The Leaders of the Cherokee Removal Analytical Essay

The Leaders of the Cherokee Removal
Looks at the major players in the tragedies of the Cherokee Removal, also known as the Trail of Tears.
# 152075 | 2,765 words | 4 sources | MLA | 2012 | US

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This paper commences by describing the roles of the principal chief during the Cherokee Removal John Ross, who was only one eighth Cherokee and the son of a Scottish trader, and Cherokee warrior Major Ridge, who was Ross's chief counselor. Next, the author focuses on Andrew Jackson, the leader of the Tennessee militia, with whom Ridge and Ross fought, and who eventually became the president of the United States and architect and enforcer of the Cherokee's removal from Georgia. The paper concludes by highlighting the work of Reverend John F. Schermerhorn, who was hired by Jackson to adopt the resolution that forced the entire Cherokee Nation to accept the terms and their relocation to lands west of the Mississippi River.

From the Paper:

"The man who led the Tennessee militia who Ridge and Ross fought with would eventually become the third major figure in the Cherokee Removal, Andrew Jackson. His path that eventually led to the presidency of the United States and architect and enforcer of the Cherokee's removal from Georgia was long and involved. As a child, Jackson was treated to a very typical understanding of American Indians. The indigenous nations were portrayed as major antagonists in the Europeans' attempts to settle the American frontier. He typically referred to American Indians as savages and other negative terminology that was actually very common at the time and not scene as harboring feelings of prejudice. Throughout his youth and the rest of his life, Andrew Jackson openly expressed his desire to totally remove all American Indians from the American South..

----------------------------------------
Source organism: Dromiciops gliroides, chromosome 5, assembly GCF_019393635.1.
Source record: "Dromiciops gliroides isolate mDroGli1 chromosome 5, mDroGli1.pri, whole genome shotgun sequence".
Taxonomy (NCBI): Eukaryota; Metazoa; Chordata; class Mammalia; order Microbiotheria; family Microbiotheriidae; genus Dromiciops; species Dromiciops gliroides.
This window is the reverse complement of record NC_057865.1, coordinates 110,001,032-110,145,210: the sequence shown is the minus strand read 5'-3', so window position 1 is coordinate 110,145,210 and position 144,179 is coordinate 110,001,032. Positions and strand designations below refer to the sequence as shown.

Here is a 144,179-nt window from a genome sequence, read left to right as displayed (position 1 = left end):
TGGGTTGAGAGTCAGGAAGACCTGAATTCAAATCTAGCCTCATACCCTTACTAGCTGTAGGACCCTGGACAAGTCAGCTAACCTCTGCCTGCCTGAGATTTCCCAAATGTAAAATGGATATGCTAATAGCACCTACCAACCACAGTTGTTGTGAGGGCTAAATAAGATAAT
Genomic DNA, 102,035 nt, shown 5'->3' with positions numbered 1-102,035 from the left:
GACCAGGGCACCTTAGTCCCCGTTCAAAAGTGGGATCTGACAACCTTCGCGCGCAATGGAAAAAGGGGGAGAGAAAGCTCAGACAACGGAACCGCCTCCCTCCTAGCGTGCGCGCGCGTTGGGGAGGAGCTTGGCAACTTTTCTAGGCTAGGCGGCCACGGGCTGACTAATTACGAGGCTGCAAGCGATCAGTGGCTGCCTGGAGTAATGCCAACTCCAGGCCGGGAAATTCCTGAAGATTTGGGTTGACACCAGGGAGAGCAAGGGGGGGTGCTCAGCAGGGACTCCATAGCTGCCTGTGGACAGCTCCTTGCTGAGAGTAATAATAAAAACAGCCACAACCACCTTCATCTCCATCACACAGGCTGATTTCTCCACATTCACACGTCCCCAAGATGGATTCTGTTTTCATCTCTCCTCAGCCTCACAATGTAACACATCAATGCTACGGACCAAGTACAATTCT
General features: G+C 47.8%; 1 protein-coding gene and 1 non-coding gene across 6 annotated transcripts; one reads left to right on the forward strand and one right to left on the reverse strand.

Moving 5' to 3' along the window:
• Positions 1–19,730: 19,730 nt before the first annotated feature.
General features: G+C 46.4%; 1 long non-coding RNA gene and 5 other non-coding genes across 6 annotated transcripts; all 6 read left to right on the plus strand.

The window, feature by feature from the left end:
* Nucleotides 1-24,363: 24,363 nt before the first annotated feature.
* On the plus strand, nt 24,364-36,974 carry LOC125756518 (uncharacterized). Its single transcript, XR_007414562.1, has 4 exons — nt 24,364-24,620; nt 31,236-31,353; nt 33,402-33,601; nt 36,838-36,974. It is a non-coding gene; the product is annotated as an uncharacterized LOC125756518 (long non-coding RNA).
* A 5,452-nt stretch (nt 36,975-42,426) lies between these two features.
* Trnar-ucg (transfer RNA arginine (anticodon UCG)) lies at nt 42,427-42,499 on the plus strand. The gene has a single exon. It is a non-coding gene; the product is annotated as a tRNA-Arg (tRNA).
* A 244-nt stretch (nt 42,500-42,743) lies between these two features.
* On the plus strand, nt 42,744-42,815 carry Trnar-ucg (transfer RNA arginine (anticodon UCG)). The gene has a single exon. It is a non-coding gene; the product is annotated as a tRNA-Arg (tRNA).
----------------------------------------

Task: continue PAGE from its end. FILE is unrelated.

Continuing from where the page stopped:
"Jackson's involvement in the battle against the Red Sticks was clearly motivated by his lifelong dislike of American Indians. While he was staying in Nashville, he learned of the Big Warrior's uprising and expressed his outrage that any United States citizen be subjected to any animosity from any "savages," as he continued to refer to all tribes."

Sample of Sources Used:

  • Five Civilized Tribes." Columbia Electronic Encyclopedia, 6Th Edition (2011): 1.Academic Search Premier. Web. 16 Dec. 2011.
  • HICKS, BRIAN. "The Holdouts." Smithsonian 41.11 (2011): 50-60. Academic Search Premier. Web. 16 Dec. 2011.
  • "Indian Removal Act Of 1830." Indian Removal Act Of 1830 (2009): 1. Academic Search Premier. Web. 16 Dec. 2011.
  • Robert, Remini B. "Andrew Jackson versus the Cherokee Nation." American History 36.3 (2001): 48. Web

Cite this Analytical Essay:

APA Format

The Leaders of the Cherokee Removal (2012, December 04) Retrieved March 20, 2023, from

MLA Format

"The Leaders of the Cherokee Removal" 04 December 2012. Web. 20 March. 2023. <>